The Superstars of Koti: the story of three young dholak-players possessed by a local deity
In the village of Koti near Dehradun, everyone wants to be possessed.
Here, possession is a matter of prestige. If you are possessed by the ancient local deity, you are said to be chosen for life, a medium for the divine.
Faith casts a long shadow over ordinary lives across in India. But in Koti, this shadow is particularly pronounced. Life here is arranged around the deity, social structures defined by him.
The high-status Khash community lays claim to the deity. But the Dhaki, a community of dholak-players and devotees who serve the Khash, are blessed by possession. (See video)
Fresh out of film school, Anuj Adlakha and Farha Alam heard of Koti, and set off to make a film about deity possession. But after having spent time in the village, they found the role of the deity to be more subtle and complex than they'd imagined.
The film Adlakha and Alam ended up making is less a religious documentary and more a story about what it means to come of age in the shadow of an ancient faith in a tight-knit community.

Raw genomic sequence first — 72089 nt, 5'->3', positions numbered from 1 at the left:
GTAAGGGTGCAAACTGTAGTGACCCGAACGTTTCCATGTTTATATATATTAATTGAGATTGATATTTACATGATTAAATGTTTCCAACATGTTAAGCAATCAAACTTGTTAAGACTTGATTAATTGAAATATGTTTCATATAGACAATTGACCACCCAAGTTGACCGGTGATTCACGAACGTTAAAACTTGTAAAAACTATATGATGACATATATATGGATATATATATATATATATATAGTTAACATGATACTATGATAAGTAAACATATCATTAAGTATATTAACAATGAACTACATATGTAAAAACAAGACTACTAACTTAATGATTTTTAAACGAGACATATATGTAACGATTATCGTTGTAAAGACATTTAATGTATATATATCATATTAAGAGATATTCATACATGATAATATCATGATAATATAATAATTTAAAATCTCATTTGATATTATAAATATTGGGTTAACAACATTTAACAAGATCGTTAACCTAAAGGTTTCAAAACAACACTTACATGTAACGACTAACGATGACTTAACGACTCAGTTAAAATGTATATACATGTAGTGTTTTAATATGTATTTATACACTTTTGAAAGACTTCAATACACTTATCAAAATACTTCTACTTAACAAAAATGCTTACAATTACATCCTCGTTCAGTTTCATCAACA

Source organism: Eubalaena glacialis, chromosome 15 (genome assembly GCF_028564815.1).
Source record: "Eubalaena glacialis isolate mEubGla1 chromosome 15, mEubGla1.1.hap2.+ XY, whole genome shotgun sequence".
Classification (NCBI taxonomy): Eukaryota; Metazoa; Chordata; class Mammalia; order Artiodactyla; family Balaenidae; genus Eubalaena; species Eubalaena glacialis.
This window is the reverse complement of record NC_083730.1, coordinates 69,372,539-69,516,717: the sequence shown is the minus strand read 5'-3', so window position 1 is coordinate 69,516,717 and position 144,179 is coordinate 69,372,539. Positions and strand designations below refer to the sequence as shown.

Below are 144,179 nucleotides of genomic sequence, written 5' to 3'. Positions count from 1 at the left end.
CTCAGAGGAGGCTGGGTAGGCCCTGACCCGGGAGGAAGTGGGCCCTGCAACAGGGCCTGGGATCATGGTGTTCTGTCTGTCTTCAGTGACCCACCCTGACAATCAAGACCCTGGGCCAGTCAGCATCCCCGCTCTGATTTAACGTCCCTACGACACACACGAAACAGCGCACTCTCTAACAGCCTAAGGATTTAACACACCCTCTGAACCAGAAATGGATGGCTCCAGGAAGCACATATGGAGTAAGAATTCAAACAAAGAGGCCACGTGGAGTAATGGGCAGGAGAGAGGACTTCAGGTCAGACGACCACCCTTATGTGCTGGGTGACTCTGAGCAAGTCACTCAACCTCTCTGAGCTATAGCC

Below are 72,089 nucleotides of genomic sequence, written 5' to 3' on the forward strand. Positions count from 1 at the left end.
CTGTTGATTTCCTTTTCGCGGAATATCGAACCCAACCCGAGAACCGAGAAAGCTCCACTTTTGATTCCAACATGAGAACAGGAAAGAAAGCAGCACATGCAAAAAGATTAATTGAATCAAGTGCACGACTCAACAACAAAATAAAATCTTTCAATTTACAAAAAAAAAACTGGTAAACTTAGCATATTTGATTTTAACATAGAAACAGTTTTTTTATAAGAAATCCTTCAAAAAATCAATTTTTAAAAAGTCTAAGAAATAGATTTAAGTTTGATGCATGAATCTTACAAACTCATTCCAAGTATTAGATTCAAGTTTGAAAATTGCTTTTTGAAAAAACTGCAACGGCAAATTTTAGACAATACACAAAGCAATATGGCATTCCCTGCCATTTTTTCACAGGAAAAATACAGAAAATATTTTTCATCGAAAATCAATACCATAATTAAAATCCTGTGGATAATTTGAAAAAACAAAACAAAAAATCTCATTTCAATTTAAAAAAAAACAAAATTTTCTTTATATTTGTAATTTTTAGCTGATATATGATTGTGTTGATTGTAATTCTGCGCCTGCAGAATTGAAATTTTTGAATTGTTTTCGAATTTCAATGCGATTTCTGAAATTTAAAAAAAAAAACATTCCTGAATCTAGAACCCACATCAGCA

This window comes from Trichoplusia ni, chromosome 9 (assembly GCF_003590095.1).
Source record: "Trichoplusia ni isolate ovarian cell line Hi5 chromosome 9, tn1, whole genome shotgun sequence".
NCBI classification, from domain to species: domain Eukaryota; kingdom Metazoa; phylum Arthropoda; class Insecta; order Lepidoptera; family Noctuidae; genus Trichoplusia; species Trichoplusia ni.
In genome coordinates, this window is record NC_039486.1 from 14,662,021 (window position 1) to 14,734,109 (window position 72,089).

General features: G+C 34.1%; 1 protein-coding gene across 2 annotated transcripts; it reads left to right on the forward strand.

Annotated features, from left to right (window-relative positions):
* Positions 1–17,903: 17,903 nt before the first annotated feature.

They followed the deity into people's lives, and emerged with the story of three boys, each with a different relationship to the deity, and to each other.
Devdass is a deeply devoted Dhaki dholak-player. He has been possessed for more than five years and is proud to be chosen.
Kuldeep is the nephew of the village seer. He is trying to balance his Khash identity with his urban education in Dehradun.
Ram Prakash is the child of Nepali immigrants. He runs a chai stall and fantasises about being possessed by the deity of his own village.
These are The Superstars of Koti for whom the film is named. The film follows the three boys over two crucial years in their early teens, as they begin to take ownership of their ambitions and identities, and try to balance inherited roles with personal dreams.